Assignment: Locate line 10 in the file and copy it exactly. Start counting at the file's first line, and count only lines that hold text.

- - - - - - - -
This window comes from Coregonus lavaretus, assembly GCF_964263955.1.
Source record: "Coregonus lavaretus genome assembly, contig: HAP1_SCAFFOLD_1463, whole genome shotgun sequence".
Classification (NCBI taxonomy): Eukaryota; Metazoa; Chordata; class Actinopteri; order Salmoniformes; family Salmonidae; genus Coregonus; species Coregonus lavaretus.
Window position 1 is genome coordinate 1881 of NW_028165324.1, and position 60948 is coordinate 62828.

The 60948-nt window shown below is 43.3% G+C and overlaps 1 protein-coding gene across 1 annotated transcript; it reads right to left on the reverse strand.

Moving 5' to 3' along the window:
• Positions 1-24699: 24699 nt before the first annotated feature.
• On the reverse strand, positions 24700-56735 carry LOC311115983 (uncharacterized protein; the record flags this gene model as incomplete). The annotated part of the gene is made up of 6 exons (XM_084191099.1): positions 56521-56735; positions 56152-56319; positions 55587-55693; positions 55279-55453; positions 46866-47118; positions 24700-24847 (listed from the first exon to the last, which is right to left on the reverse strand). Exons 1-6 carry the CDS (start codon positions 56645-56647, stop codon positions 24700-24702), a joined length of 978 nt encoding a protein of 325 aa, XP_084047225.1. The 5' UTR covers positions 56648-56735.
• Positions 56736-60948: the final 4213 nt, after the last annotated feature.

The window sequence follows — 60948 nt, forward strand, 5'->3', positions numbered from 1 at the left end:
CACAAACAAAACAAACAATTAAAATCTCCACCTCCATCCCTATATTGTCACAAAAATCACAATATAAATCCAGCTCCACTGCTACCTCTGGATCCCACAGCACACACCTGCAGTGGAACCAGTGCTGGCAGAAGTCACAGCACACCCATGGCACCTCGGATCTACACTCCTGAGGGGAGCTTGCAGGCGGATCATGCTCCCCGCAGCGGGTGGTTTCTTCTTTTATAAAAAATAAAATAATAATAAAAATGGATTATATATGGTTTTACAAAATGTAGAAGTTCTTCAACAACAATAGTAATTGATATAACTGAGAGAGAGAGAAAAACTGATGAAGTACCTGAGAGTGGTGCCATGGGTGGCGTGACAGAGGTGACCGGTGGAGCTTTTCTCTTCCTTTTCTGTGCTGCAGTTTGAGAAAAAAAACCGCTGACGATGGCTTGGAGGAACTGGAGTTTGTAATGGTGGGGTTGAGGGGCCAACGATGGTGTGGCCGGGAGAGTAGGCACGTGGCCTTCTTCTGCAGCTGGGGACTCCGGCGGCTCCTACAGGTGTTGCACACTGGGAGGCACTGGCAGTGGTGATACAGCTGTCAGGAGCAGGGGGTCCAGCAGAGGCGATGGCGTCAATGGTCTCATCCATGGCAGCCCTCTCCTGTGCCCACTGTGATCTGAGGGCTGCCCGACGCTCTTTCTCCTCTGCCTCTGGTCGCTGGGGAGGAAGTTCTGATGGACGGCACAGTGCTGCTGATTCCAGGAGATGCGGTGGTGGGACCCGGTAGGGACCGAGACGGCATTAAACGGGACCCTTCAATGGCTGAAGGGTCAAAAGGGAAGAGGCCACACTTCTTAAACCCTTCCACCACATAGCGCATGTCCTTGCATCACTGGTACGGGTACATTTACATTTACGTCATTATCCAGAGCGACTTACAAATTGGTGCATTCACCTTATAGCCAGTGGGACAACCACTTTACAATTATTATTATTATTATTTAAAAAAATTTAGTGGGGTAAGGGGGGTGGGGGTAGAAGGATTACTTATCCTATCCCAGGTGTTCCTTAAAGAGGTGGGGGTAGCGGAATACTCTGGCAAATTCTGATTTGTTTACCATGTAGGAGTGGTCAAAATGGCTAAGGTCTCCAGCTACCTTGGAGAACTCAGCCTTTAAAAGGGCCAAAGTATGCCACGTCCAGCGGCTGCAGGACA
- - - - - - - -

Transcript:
The window sequence follows — 60948 nt, forward strand, 5'->3', positions numbered from 1 at the left end: